Ocular toxoplasmosis: More than just what meets the eye
Vallochi, A. L.
Nakamura, M. V.
Martins, Maria Cristina [UNIFESP]
Belfort, Rubens Junior [UNIFESP]
Rizzo, L. V.
Is part ofScandinavian Journal of Immunology
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Toxoplasma gondii is an intracellular parasite whose life cycle may include the man as an intermediate host. Close to a billion people are infected with this parasite worldwide. Ocular lesions may occur in up to 25% of those individuals infected. the infection may occur intra-uterus, through the placenta when the mother is infected during pregnancy. the parasite may also infect adults after the ingestion of contaminated food products. most notably meats or water. We have shown that although congenital and post-natal (acquired) infection results in similar ocular lesions, the immunological mechanisms behind the development of disease are different. On the other hand, contrary to published data obtained in mice, we were unable to find evidence that the T. gondii express superantigen activity for human lymphocytes. Our findings are important because they suggest that superantigen activity is not important as a pathological mechanism in human disease. Our data also suggest that, whereas the ocular lesion caused by infection after birth is the result of an excessive or dysfunctional immune response, the lesions caused by congenital infection may be due to a lack of an appropriate response to the parasite.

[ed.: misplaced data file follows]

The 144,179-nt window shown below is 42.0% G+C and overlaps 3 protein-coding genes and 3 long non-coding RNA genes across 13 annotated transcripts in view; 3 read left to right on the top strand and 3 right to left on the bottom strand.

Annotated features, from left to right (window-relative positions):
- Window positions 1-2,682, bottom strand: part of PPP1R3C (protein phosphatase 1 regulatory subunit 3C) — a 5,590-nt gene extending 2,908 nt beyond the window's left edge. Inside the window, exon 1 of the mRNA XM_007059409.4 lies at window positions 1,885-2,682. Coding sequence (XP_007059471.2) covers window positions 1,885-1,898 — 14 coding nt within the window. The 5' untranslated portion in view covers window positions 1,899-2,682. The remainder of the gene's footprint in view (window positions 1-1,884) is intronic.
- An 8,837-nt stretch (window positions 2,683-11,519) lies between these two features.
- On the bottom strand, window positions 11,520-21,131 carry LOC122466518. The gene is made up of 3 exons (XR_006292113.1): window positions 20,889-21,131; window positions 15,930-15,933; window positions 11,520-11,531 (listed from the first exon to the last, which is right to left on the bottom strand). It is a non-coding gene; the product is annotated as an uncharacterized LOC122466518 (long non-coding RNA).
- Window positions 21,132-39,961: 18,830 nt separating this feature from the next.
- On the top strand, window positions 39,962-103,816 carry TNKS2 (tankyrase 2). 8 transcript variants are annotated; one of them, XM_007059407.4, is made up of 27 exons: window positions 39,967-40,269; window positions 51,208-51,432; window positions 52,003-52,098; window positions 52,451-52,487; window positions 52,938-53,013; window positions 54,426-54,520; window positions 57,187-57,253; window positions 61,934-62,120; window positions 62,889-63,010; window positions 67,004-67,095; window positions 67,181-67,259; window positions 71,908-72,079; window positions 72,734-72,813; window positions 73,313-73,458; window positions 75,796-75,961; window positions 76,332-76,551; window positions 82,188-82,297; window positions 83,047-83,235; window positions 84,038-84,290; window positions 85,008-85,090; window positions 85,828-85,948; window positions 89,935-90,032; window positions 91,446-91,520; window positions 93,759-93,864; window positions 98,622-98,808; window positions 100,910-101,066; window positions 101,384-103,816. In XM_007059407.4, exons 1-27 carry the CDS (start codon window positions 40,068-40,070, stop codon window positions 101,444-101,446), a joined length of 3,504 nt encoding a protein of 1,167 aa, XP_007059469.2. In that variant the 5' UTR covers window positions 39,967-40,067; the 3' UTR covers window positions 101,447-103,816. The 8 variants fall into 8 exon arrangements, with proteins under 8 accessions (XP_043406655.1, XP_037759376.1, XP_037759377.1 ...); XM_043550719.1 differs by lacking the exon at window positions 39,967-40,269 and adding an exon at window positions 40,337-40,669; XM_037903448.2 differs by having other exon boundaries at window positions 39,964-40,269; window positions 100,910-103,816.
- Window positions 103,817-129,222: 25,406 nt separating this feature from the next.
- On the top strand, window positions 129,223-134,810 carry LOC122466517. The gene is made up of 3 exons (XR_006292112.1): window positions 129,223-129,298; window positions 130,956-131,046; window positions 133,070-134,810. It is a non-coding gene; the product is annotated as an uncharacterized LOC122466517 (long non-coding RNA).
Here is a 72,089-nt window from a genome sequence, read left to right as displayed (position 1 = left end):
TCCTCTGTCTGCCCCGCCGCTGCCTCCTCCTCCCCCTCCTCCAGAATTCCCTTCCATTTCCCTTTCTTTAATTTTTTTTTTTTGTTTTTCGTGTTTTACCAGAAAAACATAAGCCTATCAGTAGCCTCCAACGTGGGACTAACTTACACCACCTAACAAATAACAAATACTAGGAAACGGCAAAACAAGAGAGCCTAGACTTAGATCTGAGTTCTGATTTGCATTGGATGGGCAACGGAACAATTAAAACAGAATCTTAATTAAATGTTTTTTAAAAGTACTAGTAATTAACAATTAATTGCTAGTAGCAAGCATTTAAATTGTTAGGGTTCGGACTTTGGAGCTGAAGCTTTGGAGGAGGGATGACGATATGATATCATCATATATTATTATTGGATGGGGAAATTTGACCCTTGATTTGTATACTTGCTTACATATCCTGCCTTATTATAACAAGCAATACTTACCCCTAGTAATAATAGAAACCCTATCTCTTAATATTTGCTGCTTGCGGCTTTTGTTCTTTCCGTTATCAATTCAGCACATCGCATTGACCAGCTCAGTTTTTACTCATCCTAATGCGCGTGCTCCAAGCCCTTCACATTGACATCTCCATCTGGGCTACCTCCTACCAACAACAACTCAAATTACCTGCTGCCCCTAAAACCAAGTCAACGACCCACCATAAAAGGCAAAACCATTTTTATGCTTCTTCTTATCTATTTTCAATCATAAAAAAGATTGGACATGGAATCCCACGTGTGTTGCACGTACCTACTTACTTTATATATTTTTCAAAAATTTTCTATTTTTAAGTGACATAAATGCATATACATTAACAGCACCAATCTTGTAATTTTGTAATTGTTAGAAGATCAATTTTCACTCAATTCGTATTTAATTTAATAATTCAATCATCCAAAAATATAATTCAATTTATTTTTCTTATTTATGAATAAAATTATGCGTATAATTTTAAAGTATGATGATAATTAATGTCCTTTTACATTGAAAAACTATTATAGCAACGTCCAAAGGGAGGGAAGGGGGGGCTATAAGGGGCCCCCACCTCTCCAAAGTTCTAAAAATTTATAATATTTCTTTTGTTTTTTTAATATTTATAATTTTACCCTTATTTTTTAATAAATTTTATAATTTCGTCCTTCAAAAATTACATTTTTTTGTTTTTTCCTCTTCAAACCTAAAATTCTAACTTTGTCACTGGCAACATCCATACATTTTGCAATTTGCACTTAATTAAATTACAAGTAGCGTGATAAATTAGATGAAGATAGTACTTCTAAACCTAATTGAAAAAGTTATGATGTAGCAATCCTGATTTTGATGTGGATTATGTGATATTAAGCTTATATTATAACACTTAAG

CitationScandinavian Journal of Immunology. Oxford: Blackwell Publishing Ltd, v. 55, n. 4, p. 324-328, 2002.
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